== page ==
International Colour Day takes place on March 21st and was set up to encourage the world to embrace colour. Colour is a key component in creating workspaces that motivate and inspire, and at Claremont we’re no strangers to some of the challenges and concerns that clients have about its use.
Being bold with colour doesn’t have to mean garish designs like a child’s playroom; it be achieved in a number of ways through different applications, techniques and shades.
Colour can bring energy, calm, sophistication, clarity and a whole host of other feelings to the spaces we use every day. We refer to colours all the time in our speech and often, to sum up our moods. Someone is feeling blue, it’s a miserable grey day, they’re rolling out the red carpet, are green with envy or tickled pink. Colour conveys emotions, feeling and personality and it does the same in space. Used well, colour can uplift, inspire, aid our decision-making and improve productivity. Used poorly, it can make spaces feel gloomy, oppressive and demotivating.
Colour theory explains the commonly held feelings and emotions that different colours evoke. Greens and blues are considered good for focus, calm and wellbeing. Reds are more active and intense, while yellows suggest energy and freshness (see Taskword’s colour infographic for more information).
For a time, colour in the workplace was limited to corporate greys and neutrals or worse still, it was wholly reserved for brand colours, as if brand expression must mirror the company logo.
Nowadays, there’s an acceptance that colour in the workplace is not confined to brand and that it should be used to evoke the right feelings and responses from the people using the spaces, be they employees or visitors, as well as to reflect the culture of an organisation.
Lots of the big global brands that have been thrown into the interiors spotlight are all brave with colour. However, looking at pictures of Google’s brightly coloured San Francisco office doesn’t necessarily fill every business with confidence as to how to use colour for themselves.
Here are five ways to be brave and confident with colour in the workplace:
1. Being brave with colour doesn’t have to mean putting it on all the walls. Use it to create a focal point in your workspace – it could draw your eye to a particular area, or importantly, draw your eye away from something else.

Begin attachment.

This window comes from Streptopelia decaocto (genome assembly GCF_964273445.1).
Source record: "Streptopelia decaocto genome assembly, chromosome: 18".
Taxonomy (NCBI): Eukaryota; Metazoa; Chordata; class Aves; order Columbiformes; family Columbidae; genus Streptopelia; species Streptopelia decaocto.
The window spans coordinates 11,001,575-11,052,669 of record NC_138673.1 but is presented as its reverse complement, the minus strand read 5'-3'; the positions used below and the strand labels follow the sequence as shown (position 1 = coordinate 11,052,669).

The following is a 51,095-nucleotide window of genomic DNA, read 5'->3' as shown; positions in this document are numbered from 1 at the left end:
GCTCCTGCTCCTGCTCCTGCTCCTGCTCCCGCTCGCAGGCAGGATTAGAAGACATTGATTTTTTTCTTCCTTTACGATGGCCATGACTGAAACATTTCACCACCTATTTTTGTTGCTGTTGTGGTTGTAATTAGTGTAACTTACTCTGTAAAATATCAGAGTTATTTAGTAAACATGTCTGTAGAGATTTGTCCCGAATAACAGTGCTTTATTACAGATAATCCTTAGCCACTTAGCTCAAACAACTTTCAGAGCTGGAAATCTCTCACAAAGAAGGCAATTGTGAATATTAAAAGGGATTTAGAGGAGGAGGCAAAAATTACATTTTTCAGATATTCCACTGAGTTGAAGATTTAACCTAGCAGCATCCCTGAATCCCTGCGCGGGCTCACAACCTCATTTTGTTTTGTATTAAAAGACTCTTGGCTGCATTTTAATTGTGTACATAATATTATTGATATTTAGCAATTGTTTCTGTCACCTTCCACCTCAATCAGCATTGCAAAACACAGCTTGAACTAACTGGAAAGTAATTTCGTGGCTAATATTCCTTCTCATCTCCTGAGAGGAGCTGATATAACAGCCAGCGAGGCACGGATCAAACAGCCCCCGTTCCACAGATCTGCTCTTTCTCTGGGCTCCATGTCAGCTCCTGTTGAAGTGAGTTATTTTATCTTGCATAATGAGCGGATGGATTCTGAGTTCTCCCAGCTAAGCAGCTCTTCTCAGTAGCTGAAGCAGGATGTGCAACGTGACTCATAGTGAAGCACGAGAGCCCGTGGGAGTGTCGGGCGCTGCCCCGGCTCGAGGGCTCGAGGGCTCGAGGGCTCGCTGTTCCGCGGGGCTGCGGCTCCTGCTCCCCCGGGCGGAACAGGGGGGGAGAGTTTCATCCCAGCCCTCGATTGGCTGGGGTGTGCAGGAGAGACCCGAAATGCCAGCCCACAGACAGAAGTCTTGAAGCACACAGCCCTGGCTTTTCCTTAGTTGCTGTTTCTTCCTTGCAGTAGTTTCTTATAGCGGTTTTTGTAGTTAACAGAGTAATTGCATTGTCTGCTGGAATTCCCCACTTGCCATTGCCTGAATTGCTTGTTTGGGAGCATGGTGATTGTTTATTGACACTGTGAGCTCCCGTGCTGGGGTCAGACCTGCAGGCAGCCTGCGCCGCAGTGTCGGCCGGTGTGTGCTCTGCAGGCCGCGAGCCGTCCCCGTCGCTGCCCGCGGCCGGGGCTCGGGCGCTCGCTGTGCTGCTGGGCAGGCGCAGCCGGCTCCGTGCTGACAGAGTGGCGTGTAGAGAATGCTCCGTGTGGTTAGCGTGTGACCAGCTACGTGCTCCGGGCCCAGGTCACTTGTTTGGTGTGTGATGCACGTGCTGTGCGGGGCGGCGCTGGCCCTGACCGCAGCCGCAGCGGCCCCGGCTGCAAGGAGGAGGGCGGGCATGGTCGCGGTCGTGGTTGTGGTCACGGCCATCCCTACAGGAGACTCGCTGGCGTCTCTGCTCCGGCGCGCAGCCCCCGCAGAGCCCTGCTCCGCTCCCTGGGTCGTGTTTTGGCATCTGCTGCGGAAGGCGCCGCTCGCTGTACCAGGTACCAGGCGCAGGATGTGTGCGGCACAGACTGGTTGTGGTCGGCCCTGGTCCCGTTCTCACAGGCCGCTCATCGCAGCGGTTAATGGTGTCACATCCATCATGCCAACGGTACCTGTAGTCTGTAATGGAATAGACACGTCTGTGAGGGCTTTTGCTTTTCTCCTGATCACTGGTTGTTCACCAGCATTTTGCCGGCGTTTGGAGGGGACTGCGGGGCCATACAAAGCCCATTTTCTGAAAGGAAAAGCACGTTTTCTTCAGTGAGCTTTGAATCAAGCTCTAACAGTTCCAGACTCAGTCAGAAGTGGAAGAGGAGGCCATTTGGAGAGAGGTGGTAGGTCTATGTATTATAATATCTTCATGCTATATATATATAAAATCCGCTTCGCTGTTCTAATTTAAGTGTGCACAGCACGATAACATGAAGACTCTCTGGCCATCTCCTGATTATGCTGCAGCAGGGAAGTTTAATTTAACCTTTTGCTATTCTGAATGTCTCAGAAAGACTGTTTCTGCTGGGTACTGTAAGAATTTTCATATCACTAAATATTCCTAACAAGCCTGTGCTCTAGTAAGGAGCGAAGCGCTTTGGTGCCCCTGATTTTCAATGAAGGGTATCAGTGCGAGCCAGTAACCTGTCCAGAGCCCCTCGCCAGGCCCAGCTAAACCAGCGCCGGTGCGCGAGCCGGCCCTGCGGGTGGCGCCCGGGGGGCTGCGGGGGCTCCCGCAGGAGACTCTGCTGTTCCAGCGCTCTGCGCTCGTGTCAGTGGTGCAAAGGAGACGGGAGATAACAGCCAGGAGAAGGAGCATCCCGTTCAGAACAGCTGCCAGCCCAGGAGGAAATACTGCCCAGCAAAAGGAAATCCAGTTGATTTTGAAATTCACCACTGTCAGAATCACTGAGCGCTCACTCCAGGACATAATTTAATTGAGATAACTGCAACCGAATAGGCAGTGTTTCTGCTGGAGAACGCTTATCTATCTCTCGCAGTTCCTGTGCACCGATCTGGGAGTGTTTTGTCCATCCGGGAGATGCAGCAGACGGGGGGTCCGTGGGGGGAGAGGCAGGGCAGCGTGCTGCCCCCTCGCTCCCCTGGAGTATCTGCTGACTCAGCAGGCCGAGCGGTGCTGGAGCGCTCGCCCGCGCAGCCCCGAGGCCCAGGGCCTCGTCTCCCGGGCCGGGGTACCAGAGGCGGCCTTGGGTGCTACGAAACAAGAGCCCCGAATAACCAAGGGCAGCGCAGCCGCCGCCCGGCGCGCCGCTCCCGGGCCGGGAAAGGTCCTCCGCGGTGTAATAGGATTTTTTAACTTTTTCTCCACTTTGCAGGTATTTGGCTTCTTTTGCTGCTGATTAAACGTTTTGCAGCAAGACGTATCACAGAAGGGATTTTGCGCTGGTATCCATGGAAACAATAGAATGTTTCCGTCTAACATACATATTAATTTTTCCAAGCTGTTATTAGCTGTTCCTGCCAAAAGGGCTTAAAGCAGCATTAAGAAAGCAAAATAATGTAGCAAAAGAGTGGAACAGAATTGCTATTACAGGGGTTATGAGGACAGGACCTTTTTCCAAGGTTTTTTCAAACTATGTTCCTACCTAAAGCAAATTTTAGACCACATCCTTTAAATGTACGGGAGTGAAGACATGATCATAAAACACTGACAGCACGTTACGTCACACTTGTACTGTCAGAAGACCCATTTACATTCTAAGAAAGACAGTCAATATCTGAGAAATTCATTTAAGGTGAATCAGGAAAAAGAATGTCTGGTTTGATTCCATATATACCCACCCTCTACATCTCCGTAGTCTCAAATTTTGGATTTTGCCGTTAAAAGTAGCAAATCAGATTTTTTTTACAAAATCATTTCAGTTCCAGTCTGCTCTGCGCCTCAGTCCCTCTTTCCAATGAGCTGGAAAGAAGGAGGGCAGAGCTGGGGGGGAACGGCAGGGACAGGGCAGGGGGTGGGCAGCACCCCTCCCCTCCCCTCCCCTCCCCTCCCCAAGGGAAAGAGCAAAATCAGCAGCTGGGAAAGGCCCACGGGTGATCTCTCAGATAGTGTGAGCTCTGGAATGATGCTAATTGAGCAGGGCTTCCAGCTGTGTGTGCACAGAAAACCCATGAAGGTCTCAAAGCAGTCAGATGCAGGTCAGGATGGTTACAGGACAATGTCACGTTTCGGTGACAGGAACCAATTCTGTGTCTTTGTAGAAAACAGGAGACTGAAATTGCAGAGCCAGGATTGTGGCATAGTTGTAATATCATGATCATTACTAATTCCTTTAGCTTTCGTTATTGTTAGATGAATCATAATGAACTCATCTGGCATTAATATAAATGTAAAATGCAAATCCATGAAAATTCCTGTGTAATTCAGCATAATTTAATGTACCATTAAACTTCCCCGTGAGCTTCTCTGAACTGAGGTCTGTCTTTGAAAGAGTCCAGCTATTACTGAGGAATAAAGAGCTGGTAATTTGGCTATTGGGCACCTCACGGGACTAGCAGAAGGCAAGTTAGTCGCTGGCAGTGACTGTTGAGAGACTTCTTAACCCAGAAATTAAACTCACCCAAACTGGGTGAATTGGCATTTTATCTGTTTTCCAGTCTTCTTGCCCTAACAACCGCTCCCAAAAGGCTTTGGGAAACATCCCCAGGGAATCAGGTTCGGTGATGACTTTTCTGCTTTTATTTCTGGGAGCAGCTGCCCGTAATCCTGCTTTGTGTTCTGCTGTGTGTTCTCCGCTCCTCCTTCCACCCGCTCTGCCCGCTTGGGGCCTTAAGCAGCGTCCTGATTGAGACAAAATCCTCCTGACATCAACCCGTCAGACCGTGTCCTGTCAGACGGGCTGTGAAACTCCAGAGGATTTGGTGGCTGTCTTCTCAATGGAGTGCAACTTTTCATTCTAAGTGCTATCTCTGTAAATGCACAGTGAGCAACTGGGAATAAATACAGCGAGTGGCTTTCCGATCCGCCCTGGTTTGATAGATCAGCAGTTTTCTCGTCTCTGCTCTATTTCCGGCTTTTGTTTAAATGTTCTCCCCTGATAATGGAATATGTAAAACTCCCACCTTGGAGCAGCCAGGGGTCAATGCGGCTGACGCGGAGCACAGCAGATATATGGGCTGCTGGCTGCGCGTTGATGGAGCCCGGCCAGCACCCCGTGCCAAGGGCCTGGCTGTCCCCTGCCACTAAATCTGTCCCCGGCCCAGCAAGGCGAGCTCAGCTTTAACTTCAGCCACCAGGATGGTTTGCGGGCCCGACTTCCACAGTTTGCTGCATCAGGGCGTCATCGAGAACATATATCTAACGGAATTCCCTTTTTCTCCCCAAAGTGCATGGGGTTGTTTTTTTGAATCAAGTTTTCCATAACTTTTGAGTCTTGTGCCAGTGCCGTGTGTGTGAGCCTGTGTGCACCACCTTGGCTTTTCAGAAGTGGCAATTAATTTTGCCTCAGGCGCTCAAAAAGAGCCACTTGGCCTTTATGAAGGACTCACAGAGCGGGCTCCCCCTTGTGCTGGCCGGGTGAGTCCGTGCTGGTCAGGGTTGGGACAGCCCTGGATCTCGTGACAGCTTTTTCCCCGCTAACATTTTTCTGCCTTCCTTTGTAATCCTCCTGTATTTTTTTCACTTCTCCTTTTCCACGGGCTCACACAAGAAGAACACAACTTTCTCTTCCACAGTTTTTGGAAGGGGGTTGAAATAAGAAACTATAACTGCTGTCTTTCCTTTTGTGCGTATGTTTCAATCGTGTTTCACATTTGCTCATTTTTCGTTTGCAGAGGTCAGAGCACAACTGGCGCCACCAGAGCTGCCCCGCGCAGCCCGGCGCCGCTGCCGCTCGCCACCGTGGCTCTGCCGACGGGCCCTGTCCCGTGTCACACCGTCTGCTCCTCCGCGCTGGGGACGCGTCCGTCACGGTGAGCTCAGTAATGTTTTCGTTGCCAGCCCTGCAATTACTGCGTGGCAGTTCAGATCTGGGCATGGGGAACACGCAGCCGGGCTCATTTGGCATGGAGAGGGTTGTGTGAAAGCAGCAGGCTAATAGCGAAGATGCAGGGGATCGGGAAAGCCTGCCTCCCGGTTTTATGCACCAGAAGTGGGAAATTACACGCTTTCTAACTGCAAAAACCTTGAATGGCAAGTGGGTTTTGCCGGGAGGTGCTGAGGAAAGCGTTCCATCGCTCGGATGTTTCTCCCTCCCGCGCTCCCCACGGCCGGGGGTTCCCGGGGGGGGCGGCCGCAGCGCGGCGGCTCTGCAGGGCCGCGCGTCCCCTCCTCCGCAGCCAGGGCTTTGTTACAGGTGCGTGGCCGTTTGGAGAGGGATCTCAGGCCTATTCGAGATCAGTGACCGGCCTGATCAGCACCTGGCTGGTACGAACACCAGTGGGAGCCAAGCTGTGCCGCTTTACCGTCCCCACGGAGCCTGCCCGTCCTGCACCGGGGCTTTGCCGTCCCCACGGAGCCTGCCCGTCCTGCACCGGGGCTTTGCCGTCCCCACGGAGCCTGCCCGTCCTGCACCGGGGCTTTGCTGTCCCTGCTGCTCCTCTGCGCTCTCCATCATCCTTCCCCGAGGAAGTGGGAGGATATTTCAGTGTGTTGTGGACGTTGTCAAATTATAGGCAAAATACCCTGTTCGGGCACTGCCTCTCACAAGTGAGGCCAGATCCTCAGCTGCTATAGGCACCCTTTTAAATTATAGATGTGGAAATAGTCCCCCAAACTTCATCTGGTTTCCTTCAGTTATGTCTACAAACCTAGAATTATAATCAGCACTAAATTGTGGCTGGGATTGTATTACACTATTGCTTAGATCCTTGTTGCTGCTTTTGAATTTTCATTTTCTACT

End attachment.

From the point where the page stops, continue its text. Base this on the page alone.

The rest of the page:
2. Don’t get hung up on your brand colour or colours. What other colours are in your brand palette? Would other colours show off your organisation’s personality or culture?
3. Colour isn’t fixed. Don’t just think about colour in terms of painted, fixed walls. You can introduce colour to your space in lots of ways – through furniture, finishes, light fittings, artwork, flooring and more.
4. Colour can be a great aid to wayfinding. Use colour in carpets to show the preferred route or on the walls to denote different zones, departments or functions.
5. Think about how different colours make you feel. Greens can be quite calming; reds suggest energy, and so on. If you have a training space where you want your employees to feel engaged, then painting it a dark blue isn’t the best way to encourage activity and participation.
Here are five businesses that have the use of colour just right.
1. Blake Envelopes in Yeovil. The use of the blue sky and green grass evokes calm and clarity and quite literally brings the outside in.
2. Auto Trader in Manchester. Splashes of colour have been introduced into this otherwise neutral office through vibrant multi-media walls, car meeting rooms and eye-catching doors to meeting rooms. This brings an injection of playfulness and energy into the space without feeling childlike.
3. DWF in Bristol. The client suite and reception have brought the brand to life quite literally, recreating the lozenge of its logo for a statement carpet. This also helps to clearly demarcate the reception space for visitors.
4. PADI in Bristol. International diving trainer trainer PADI has used aquatic colours in keeping with the sea to create a stimulating yet relaxing space.
5. Shoosmiths in Birmingham. This office shows that legal firms don’t need to be staid or corporate. The grey base has been offset with vibrant colours from the brand palette, appearing in bespoke artwork, desk screens and even meeting room manifestations.